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Consumer Backlash

I’m not a fan of doing lists. Sure, they’re good for a quick fix and all, but most of the time I just view them as an unoriginal, passé and bland formula used when the writer or writing organization either runs out of ideas or cannot compete with today’s Ritalin-flavored model of writing.

No shots.

So of course I was thinking of compiling a list for today’s post, something along the lines of my personal choices for the definitive misogynistic songs of all time (just in time for Valentine’s Day, of course), because I’ve had about a weeklong hangover from my trip to Toronto last weekend. That idea became rather stagnant, though, after I got to Ghostface Killah’s “Wildflower,” so I deaded the entire idea and flipped to listen to something that spoke more to the California native in me: weed songs [1], eventually shifting into rap’s latest pot purveyor, Wiz Khalifa.

Or, known now as the latest addition to the “the milk’s gone bad,” alleged wack music legion of doom.

Over the past half-decade or so Wiz has slowly but surely morphed from an angry Pittsburgh spitfire to an easygoing universal hippie, eventually trading in the electro-bleeps of Alice Deejay and the first level of Sonic The Hedgehog for the cryptically smooth stylings of Frou Frou, Demi Lovato and Chrono Trigger, finally hitting a proverbial gold mine with “Black & Yellow.” Unfortunately for him, achieving a level of success translated into the legions of pre-Taylor Gang zealots denouncing him as the latest telltale “sell-out,” as is the norm for any rapster that makes it out of the muck of today’s YouTube and the Twitter tomfoolery and into the public’s collective consciousness.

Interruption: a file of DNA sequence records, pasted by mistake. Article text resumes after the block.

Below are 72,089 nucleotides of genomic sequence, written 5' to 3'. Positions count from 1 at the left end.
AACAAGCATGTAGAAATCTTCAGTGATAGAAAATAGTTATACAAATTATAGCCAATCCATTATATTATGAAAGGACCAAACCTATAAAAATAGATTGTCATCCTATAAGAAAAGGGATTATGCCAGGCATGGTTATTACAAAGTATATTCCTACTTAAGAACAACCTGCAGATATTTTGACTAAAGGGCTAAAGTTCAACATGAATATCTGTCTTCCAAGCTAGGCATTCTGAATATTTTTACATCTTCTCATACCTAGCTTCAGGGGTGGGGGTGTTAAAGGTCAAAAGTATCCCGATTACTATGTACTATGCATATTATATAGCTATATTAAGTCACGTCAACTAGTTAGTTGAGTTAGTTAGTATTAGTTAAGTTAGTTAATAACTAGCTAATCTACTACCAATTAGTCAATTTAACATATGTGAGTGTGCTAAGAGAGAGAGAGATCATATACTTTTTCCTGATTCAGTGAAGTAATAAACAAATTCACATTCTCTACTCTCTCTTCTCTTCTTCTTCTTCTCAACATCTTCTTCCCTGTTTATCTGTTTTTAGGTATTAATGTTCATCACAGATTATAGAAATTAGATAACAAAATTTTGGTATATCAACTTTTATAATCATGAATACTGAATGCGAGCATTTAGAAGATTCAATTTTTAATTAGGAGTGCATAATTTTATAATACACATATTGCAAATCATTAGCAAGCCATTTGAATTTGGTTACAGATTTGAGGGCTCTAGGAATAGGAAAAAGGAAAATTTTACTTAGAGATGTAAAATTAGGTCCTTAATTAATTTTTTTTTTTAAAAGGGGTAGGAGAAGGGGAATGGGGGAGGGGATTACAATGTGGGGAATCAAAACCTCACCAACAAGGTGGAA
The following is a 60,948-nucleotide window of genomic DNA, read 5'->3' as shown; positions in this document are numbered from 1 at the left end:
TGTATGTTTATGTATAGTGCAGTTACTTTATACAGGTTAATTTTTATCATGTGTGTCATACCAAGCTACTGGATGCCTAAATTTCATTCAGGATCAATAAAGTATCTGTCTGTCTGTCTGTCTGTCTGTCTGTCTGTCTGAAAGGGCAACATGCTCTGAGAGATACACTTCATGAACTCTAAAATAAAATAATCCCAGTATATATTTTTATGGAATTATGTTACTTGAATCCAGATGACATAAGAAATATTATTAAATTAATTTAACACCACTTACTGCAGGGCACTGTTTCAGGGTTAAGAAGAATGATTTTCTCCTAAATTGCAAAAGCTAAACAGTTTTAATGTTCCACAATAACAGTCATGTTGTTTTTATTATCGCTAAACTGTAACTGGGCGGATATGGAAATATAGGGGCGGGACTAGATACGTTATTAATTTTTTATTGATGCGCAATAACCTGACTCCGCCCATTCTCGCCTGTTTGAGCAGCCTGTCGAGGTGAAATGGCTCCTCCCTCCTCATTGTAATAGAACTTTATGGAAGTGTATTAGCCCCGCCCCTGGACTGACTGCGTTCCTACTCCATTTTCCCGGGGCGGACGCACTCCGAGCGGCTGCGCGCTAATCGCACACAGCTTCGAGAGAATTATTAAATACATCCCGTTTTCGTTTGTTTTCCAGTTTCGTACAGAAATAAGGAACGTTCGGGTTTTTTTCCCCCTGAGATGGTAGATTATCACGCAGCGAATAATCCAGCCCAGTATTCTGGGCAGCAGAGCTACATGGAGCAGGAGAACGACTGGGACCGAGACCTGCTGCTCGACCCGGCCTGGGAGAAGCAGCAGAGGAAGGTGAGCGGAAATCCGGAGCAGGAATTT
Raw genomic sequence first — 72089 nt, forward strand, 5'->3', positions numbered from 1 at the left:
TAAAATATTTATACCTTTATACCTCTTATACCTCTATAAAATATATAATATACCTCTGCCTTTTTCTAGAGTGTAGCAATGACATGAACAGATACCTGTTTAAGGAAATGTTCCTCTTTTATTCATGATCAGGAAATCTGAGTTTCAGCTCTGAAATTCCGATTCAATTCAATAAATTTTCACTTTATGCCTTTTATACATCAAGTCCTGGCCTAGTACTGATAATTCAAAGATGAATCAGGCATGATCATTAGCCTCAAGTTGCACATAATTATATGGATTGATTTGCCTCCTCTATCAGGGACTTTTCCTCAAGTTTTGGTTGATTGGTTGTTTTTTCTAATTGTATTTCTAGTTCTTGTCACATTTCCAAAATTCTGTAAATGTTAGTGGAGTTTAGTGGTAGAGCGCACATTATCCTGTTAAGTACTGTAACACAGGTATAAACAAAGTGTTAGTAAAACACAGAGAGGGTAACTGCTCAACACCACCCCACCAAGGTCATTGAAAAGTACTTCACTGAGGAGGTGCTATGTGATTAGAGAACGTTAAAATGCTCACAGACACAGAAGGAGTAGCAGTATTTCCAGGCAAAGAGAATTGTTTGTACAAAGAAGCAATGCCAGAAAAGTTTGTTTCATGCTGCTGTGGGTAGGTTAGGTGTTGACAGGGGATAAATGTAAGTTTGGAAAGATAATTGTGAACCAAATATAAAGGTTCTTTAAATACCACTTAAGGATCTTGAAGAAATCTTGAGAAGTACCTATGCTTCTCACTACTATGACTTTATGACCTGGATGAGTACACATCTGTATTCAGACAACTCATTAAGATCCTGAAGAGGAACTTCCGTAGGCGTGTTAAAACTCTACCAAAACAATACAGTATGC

The million-dollar question, however, is why so-called “fans of the sport” are just as quick to spit on the faces of the artist who, just a few weeks ago, they were championing as the one who will take rap to that “next level.” This isn’t like a Ja Rule, “already a washout starting from his Cash Money Click days” type of disdain either; it’s more an “on-off switch” type of backlash. Whether you’re 50 Cent, whose sing-song flow was evident as far back as his pre-Bullet Tooth Tony, Power Of The Dollar days, or Jay-Z, who simply got older and richer (while mating with R&B’s Venus de Milo in the process), it seems pre-destined that an artist will not be liked by their “original” fan base.

Isn’t the point of rappers rapping is to, well, become successful at their craft? [2] To me at least, rappers who rap in any form in these days are trying to get noticed in some manner. Celebrity isn’t remotely guaranteed for most of them, but that has never stopped any of them from trying to grasp it. Fans should not be aghast when their favorite lyricist doesn’t want to stay in their tiny, cramped pocket of regional acclaim and underground (read: those who are quick to cop a free mixtape, yet turn away in disgust once said artist releases a project for sale) success, and if they are perhaps they weren’t “fans” in the first place.

Give it some time; I’m sure there will be a way to dislike Slaughterhouse and J. Cole soon enough.

[1] ScHoolboy Q’s “#BETiGOTSUMWEED” from his spectacular album Setbacks has been my weed anthem this year.

[2] I don’t believe anybody who isn’t in their thirties and above, has rapped for roughly three presidential terms and owned either a Dreamcast or the very first George Forman Grill saying they solely rap “for the love” at this point.

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